Study identifies ways to increase IUD use in developing countries

Boosting demand for intrauterine devices, commonly referred to as IUDs, and improving access to them can significantly increase their use in developing countries, where they have traditionally been an unpopular method of birth control, a new study says.

Researchers at the nonprofit Population Services International and the Stanford University School of Medicine show how they were able to provide these long-acting, reversible contraceptives to more than a half-million women in 13 countries.

The group’s “experience with promoting a contraceptive previously believed to be unsuitable for these contexts should encourage both public and private providers,” the researchers wrote in their paper, which appears in this month’s issue of Contraception.

Paul Blumenthal, MD, professor of obstetrics and gynecology and director of the Stanford Program for International Reproductive Education and Services, is the study’s lead author. The other authors are with PSI, a Washington, DC-based organization dedicated to improving the health of people in the developing world.

Long-acting reversible contraceptives, such as IUDs, are known to be a safe, effective and inexpensive form of birth control. The IUD does not have widespread popularity, though: A 2005 United Nations report showed that IUDs were used by 7.6 percent of women of reproductive age in developing countries, compared to 14.5 percent of women in developed ones.

Experts believe there are a variety of factors that prevent more women in developing countries from using IUDs. Among others are “myths and rumors about the IUD, uncertainty or inadequate information about where a woman could get one, and an inadequate number of providers trained and ready to provide a quality service,” Blumenthal said.

Women in these countries may face hurdles with other forms of birth control, as well. Access is common problem. “Clients often have to go a long distance to get their method, and even then might get to the clinic only to find out it’s out of stock,” said Blumenthal.

Project director Dana Tilson added, “When contraceptives are available in these settings, they are often limited to one or two options, all requiring frequent, repeat visits to continue.”

In an effort to, in Tilson’s words, “give women access to a range of choices that were previously unavailable” and to improve reproductive health, the researchers launched a two-year, 13-country initiative to promote and provide IUDs.

The project began in 2009 and focused on Cambodia, El Salvador, Guatemala, India, Kenya, Madagascar, Myanmar, Nepal, Nicaragua, Nigeria, Uganda, Tanzania and Zambia. The countries were chosen, Blumenthal said, because of their low IUD usage numbers, and because PSI identified them as areas with opportunities for significant improvement.

The initiative focused on both creating demand and improving service delivery. A group of community “mobilizers” conducted outreach in many of the countries, going door to door or arranging group meetings to educate women on family planning options and linking them with local providers. Media activities, including radio and TV spots, printed educational materials and billboards, were also done in many areas to address misconceptions about reversible contraceptives and to educate women on the potential benefits of using them.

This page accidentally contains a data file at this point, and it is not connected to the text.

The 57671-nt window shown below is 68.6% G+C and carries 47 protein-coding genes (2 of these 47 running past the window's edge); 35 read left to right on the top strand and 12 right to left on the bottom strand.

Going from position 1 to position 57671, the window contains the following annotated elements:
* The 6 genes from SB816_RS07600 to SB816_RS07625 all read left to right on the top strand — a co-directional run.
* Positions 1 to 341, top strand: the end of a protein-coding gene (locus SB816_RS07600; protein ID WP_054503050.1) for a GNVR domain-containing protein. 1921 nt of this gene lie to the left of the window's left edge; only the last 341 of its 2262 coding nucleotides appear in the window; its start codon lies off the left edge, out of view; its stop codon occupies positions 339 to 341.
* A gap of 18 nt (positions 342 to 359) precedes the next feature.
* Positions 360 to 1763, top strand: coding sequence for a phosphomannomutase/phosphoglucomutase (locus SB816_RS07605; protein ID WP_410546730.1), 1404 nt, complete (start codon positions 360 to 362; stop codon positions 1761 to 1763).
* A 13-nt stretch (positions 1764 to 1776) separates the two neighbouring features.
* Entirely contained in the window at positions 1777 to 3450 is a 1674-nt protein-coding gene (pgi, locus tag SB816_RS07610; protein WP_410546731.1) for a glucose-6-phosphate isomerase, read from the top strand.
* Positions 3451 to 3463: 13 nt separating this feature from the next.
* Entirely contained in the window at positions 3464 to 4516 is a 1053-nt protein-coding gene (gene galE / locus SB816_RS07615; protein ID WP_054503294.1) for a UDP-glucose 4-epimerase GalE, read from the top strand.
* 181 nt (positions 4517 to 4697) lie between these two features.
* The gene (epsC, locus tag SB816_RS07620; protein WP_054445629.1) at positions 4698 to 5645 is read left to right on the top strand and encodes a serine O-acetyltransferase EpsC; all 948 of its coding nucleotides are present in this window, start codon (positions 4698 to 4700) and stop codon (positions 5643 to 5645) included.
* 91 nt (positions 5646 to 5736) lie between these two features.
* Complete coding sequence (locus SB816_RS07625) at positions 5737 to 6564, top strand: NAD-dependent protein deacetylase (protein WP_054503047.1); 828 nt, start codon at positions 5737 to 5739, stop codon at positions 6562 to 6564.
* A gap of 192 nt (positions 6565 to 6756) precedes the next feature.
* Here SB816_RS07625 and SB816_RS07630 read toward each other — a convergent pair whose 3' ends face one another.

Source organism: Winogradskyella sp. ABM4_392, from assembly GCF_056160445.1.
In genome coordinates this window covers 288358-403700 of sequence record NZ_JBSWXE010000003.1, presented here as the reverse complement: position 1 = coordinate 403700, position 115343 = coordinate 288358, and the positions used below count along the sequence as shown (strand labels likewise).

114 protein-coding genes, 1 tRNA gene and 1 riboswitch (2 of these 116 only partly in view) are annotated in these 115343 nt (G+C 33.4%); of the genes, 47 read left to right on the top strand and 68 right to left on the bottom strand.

Project leaders also improved access by training local clinic staff on counseling, complication management, side effects, removals and referrals, and by offering IUD insertion at a variety of clinics throughout each of the countries. Outreach clinic event days were held in six countries, during which IUD insertions were offered to local women over a one- to three-day period.

Between January 2009 and December 2010, 575,601 women across the 13 countries were provided with IUDs. The typical woman who received an IUD was in her 20s, married, had at least one living child and was primary-school educated. Twenty-four percent of women who received an IUD said they previously had been using no modern birth-control method.

Blumenthal believes a “success at this scale has not been previously reported.” And he and his colleagues noted in the paper that the fact that so many women opted for an IUD indicates increased use is likely to occur “once barriers of provider training and negative perceptions of IUDs are overcome.”

The authors also emphasized the importance of linking demand creation and service delivery. “By creating demand through ‘marketing’ but then also ensuring that there’s a high-quality, reliable provider within easy reach of the client, we have shown that IUDs can be acceptable to women and provided at scale,” said Blumenthal.

This initiative is ongoing, with the number of countries being expanded. Project leaders are now refining marketing approaches, focusing on providing IUDs to women immediately after they have delivered a baby, and working with various ministries of health to revise outdated guidelines, which will make access easier for women. Project directors are also turning their attention to post-abortion care, aiding women who have experienced unsafe abortions and ensuring they have access to contraception.

The project was a collaborative effort between Stanford and PSI: Blumenthal assisted by providing technical advice, guidance and oversight, while PSI received the funding and implemented the projects. Funding came from grants to PSI’s Women’s Health Project from an anonymous donor, the United States Agency for International Development and the Strategic Alliance for International NGOs, which is funded by the Dutch Foreign Ministry and KfW Entwicklungsbank, a German government-owned development bank.

Information about the Stanford Department of Obstetrics and Gynecology, which also supported this work, is available at

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